Plastic Surgery
Dr. Barry Eppley

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Double Board-Certified Plastic
Surgeon Dr. Barry Eppley

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Joan Rivers – A Comedian’s Legacy to Plastic Surgery

Thursday, September 11th, 2014


Joan Rivers and Plastic Surgery Dr Barry Eppley IndianapolisJoan Rivers, comedian and and, in many ways, a champion of plastic surgery, died last week…ironically, having a minor surgical procedure. (however, not a plastic surgery procedure). She is the second such famous female comedian (Phyllis Diller in 2012) that has been tied to plastic surgery that has died in the past few years; both of them pioneering female comedians and both more than willing to make endless jabs at their own adventures in surgical self-improvement.

No one knows exactly how many plastic surgery procedures Joan Rivers had. Most likely her jokes about them far exceeded what she had done. (minus Botox Cosmetic which does not count as actual surgery). Some of her most well known quotes on plastic surgery include:

‘I’ve had so much plastic surgery, when I die they will donate my body to Tupperware.’

‘I wish I had a twin, so I could know what I’d look like without plastic surgery.’

‘I have flabby thighs, but fortunately my stomach covers them.’

‘I’m never without a bandage.’

‘I’ve had so much Botox Betty White’s bowels move more than my face.’

‘I saw what’s going on under my chin. I don’t want to be the one the president has to pardon on Thanksgiving.’

‘The only way I can get a man to touch me at this age is plastic surgery.’

‘Every weekend I just go in and I do something….You get a tenth one free. It’s like coffee so you just keep going’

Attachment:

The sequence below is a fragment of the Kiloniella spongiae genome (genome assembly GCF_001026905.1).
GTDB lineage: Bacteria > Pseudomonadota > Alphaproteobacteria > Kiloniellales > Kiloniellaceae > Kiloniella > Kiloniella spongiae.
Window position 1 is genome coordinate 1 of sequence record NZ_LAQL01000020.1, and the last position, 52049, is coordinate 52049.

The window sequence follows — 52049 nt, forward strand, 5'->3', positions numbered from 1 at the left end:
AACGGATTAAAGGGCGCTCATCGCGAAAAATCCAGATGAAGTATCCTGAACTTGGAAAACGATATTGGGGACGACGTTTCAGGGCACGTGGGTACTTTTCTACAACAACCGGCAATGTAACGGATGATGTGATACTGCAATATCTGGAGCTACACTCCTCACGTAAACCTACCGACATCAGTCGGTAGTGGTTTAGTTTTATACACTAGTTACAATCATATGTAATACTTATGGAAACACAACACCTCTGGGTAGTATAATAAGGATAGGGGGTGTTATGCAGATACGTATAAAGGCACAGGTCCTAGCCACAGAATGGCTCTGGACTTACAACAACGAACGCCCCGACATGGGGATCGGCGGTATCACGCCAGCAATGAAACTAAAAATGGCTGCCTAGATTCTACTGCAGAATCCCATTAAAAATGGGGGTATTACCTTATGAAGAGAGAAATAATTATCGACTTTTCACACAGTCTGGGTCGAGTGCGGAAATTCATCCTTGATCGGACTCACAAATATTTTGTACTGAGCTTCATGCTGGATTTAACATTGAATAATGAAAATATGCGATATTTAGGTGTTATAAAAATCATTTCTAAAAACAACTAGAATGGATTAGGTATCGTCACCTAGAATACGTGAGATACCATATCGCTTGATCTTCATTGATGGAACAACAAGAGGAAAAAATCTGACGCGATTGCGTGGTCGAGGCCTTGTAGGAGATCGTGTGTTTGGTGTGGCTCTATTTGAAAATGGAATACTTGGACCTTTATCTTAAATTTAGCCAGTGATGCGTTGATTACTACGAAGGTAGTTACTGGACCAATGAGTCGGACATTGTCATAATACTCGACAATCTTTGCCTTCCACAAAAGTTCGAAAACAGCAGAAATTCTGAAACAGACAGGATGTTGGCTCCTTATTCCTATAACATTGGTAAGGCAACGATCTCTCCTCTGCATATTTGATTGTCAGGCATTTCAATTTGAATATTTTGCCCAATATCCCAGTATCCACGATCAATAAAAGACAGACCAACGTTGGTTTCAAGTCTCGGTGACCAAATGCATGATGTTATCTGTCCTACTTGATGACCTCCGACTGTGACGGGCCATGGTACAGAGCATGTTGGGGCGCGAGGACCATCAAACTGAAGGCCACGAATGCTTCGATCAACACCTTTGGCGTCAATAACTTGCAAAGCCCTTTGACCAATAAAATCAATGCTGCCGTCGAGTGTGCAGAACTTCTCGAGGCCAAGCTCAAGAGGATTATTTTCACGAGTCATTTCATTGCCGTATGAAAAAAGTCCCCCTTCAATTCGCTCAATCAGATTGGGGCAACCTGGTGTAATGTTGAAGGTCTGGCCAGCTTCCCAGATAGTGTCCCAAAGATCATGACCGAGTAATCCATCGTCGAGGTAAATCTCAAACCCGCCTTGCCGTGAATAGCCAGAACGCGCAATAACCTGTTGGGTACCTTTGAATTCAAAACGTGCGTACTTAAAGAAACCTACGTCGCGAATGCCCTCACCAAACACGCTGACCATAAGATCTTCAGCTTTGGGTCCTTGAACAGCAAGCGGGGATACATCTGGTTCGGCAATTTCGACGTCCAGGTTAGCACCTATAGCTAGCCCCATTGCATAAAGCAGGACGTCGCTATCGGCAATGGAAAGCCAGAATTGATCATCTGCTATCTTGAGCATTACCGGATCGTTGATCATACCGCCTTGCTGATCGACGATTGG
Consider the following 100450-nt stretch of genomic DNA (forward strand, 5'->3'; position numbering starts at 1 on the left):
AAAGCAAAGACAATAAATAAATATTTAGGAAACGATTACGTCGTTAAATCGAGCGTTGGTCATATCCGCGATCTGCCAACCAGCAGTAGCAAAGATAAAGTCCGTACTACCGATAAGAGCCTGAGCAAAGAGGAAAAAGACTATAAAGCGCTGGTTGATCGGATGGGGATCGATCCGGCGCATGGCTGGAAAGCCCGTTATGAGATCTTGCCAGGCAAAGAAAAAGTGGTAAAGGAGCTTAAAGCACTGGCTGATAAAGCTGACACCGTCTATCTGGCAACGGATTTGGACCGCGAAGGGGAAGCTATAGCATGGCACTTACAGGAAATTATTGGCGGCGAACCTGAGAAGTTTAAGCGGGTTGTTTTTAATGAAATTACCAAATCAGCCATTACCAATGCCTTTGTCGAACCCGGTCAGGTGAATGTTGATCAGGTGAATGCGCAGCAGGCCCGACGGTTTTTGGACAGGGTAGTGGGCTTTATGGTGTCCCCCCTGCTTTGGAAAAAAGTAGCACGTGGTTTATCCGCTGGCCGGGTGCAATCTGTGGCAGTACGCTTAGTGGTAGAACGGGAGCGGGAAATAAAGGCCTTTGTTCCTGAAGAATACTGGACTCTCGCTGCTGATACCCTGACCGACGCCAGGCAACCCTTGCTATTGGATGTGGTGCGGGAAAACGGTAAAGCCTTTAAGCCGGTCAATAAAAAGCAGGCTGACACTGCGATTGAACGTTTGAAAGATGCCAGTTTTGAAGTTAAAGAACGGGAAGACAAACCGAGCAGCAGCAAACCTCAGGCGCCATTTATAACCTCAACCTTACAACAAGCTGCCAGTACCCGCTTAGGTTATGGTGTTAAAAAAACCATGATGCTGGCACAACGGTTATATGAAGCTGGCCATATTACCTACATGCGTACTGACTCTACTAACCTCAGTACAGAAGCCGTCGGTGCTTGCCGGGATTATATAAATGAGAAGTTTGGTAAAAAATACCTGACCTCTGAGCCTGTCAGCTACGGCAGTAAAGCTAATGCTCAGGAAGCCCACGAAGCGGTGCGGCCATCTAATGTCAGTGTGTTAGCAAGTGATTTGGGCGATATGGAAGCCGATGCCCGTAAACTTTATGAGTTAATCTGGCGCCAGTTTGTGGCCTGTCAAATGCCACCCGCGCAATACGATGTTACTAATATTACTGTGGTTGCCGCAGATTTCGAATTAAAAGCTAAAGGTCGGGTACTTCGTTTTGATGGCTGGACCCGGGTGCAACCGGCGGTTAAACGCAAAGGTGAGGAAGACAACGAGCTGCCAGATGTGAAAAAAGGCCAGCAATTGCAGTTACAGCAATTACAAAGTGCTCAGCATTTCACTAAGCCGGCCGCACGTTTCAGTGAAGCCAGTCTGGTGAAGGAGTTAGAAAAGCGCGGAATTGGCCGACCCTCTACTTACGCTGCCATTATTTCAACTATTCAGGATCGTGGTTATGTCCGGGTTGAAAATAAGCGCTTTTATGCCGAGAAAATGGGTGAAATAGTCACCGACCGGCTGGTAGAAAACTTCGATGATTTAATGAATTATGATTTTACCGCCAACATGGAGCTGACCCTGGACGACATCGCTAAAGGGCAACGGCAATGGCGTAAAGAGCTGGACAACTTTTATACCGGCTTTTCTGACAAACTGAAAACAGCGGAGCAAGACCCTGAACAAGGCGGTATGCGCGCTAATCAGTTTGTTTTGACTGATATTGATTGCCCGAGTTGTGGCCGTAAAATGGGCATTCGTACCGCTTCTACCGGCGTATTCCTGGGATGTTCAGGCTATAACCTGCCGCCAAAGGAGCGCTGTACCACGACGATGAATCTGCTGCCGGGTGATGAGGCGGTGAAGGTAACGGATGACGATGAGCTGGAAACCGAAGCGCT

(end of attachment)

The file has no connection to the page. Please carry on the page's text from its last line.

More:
‘I was so ugly that they sent my picture to Ripley’s Believe It or Not and he sent it back and said ‘I don’t believe it’.’

‘Better a new face coming out of an old car than an old face coming out of a new car’.

What Joan Rivers (and Phyllis Diller) are most famous for about their plastic surgery is not their quotes but how they were perceived as classic examples of everything that is ‘wrong’ about having plastic surgery. She was commonly referred to as what patients would say they did not want to look like…over done and unnatural. But such criticism is a bit harsh since at age 81 she looked awfully good and much better than what the natural aging process had to offer.

Dr. Barry Eppley

Indianapolis, Indiana

Plastic Surgery Product: EMEND Antiemetic Drug

Wednesday, May 14th, 2014


One of the greatest fears of many elective cosmetic surgery patients is the fear that having anesthesia will induce after surgery nausea and vomiting. This is most manifest in those patients that had surgery and general anesthesia before and developed exactly that…prolonged wretching after surgery. It is not the fear of surgery and pain or undergoing anesthesia but the very uncomfortable upper GI symptoms that invokes fear about the procedure in some patients.

While there are a lot of antiemetic medications that are used in surgery, from steroids to scopolamine patchs, they are not universally effective. Despite pills, patches and intravenous medications, the nausea and vomiting prone patient can still develop what he or she fears the most.

EMEND in PLastic Surgery DR Barry Eppley IndianapolisAn alternative antiemetic approach is to prophylactically begin treatment hours before surgery even before the patient arrives at the facility. This is now possible with EMEND. (Aprepitant) This is an antiemetic compound that is a substance P antagonist. It has its effect by blocking the neurokinin 1 receptor. It was initially FDA-approved in 2003 to prevent nausea and vomiting from chemotherapy and after surgery.

But if EMEND is taken three hours before the actual surgery time, it can have a profound preventative antiemetic effect. This requires a prescription from your doctor and a call to the pharmacy beforehand to make it is in stock. It is fairly expensive at around $60 for a single pill and it is often not covered by insurance. But for those patients that have ever had prolonged after surgery nausea and vomiting, that is a very small price to pay for its potential prevention.